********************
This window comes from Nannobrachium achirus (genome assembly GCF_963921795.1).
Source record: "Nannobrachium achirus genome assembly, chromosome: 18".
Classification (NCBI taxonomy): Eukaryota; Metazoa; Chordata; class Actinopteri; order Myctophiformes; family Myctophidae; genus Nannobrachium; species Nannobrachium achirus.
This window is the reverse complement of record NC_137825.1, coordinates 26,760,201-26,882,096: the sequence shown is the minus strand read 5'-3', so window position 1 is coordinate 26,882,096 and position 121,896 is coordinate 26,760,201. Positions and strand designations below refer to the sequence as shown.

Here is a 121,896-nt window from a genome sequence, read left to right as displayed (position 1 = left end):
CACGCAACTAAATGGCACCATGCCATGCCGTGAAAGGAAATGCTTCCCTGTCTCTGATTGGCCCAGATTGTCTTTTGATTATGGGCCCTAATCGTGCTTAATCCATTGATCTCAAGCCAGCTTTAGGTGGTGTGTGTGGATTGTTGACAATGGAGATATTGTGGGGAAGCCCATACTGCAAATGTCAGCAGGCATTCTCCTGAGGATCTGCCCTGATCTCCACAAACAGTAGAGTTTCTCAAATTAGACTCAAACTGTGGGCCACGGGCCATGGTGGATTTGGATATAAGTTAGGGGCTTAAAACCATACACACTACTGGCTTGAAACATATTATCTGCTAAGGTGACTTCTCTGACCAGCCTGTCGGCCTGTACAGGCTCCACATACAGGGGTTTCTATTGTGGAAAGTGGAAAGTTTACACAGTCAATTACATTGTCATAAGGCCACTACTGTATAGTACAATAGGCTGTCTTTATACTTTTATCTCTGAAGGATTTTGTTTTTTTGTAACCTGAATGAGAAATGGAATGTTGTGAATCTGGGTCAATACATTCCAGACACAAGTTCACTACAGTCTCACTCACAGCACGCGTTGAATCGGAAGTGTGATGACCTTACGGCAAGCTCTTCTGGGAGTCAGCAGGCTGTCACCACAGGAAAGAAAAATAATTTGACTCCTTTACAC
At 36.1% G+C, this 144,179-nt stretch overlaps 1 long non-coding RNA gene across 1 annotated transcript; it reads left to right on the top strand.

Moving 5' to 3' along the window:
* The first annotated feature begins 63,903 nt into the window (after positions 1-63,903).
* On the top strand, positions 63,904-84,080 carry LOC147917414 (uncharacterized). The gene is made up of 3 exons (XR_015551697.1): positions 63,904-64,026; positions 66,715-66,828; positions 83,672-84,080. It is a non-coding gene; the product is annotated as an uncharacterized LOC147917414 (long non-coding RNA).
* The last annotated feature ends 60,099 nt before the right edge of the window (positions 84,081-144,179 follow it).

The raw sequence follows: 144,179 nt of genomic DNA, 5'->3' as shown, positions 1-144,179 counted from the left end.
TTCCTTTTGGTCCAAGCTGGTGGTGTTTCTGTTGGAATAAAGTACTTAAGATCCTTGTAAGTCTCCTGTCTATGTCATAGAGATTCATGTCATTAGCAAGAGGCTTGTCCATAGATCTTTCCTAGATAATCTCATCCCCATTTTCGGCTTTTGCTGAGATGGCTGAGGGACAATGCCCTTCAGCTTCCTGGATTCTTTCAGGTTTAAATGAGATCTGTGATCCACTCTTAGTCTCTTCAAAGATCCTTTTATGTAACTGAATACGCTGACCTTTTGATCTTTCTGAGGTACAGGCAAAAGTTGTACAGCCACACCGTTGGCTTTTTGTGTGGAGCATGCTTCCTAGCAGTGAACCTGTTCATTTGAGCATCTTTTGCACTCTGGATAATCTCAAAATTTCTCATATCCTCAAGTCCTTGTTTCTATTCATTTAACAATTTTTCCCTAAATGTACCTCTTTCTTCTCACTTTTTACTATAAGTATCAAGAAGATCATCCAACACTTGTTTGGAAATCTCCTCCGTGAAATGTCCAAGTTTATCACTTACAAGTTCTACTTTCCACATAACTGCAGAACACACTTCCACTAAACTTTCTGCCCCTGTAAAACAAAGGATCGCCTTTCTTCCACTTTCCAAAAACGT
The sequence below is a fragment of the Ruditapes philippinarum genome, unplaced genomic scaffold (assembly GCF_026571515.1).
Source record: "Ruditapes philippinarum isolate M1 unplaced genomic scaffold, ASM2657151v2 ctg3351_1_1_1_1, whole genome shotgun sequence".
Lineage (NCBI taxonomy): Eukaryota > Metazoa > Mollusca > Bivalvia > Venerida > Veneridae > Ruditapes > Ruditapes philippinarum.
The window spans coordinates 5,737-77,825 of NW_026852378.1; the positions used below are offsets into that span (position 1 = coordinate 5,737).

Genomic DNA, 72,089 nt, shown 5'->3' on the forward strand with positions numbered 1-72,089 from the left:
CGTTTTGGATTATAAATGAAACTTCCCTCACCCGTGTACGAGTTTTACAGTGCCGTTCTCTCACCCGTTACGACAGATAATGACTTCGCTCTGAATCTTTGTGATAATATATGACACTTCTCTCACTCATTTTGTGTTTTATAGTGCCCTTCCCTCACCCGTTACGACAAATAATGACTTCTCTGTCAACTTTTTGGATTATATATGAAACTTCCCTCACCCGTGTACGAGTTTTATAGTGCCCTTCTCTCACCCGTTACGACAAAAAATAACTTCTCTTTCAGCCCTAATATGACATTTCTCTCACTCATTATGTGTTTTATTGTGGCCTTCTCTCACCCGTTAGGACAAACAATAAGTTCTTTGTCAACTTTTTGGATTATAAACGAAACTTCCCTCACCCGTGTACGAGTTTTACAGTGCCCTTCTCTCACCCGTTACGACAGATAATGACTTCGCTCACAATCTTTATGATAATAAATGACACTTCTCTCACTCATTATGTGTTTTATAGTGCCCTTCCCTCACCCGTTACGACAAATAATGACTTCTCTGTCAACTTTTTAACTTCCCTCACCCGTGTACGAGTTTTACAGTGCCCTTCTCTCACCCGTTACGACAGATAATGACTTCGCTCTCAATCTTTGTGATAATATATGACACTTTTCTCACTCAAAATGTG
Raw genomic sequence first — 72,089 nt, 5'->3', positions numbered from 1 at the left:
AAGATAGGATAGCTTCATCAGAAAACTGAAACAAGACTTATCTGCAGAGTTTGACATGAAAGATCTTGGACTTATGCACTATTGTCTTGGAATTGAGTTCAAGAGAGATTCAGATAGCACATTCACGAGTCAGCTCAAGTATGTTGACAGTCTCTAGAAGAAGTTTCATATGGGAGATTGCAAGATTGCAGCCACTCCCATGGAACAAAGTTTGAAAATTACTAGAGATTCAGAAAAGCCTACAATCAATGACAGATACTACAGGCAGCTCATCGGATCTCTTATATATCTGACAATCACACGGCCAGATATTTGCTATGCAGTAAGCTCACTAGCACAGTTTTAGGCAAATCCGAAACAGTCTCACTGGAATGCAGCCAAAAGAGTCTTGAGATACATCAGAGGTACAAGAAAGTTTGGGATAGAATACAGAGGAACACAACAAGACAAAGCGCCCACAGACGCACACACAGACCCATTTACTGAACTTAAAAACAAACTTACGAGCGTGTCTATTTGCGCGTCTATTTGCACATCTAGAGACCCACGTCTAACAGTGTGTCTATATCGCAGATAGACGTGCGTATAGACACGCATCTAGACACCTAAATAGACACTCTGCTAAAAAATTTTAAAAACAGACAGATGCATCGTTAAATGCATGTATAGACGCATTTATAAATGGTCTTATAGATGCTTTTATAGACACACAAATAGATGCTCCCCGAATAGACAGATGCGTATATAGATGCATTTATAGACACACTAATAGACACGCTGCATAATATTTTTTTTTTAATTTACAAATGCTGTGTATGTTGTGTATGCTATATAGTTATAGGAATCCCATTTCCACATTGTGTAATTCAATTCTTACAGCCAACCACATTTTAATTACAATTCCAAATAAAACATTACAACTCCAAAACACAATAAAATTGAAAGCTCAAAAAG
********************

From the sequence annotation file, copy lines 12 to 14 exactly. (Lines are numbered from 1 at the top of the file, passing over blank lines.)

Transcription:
The raw sequence follows: 144,179 nt of genomic DNA, 5'->3' as shown, positions 1-144,179 counted from the left end.
TTCCTTTTGGTCCAAGCTGGTGGTGTTTCTGTTGGAATAAAGTACTTAAGATCCTTGTAAGTCTCCTGTCTATGTCATAGAGATTCATGTCATTAGCAAGAGGCTTGTCCATAGATCTTTCCTAGATAATCTCATCCCCATTTTCGGCTTTTGCTGAGATGGCTGAGGGACAATGCCCTTCAGCTTCCTGGATTCTTTCAGGTTTAAATGAGATCTGTGATCCACTCTTAGTCTCTTCAAAGATCCTTTTATGTAACTGAATACGCTGACCTTTTGATCTTTCTGAGGTACAGGCAAAAGTTGTACAGCCACACCGTTGGCTTTTTGTGTGGAGCATGCTTCCTAGCAGTGAACCTGTTCATTTGAGCATCTTTTGCACTCTGGATAATCTCAAAATTTCTCATATCCTCAAGTCCTTGTTTCTATTCATTTAACAATTTTTCCCTAAATGTACCTCTTTCTTCTCACTTTTTACTATAAGTATCAAGAAGATCATCCAACACTTGTTTGGAAATCTCCTCCGTGAAATGTCCAAGTTTATCACTTACAAGTTCTACTTTCCACATAACTGCAGAACACACTTCCACTAAACTTTCTGCCCCTGTAAAACAAAGGATCGCCTTTCTTCCACTTTCCAAAAACGT
The sequence below is a fragment of the Ruditapes philippinarum genome, unplaced genomic scaffold (assembly GCF_026571515.1).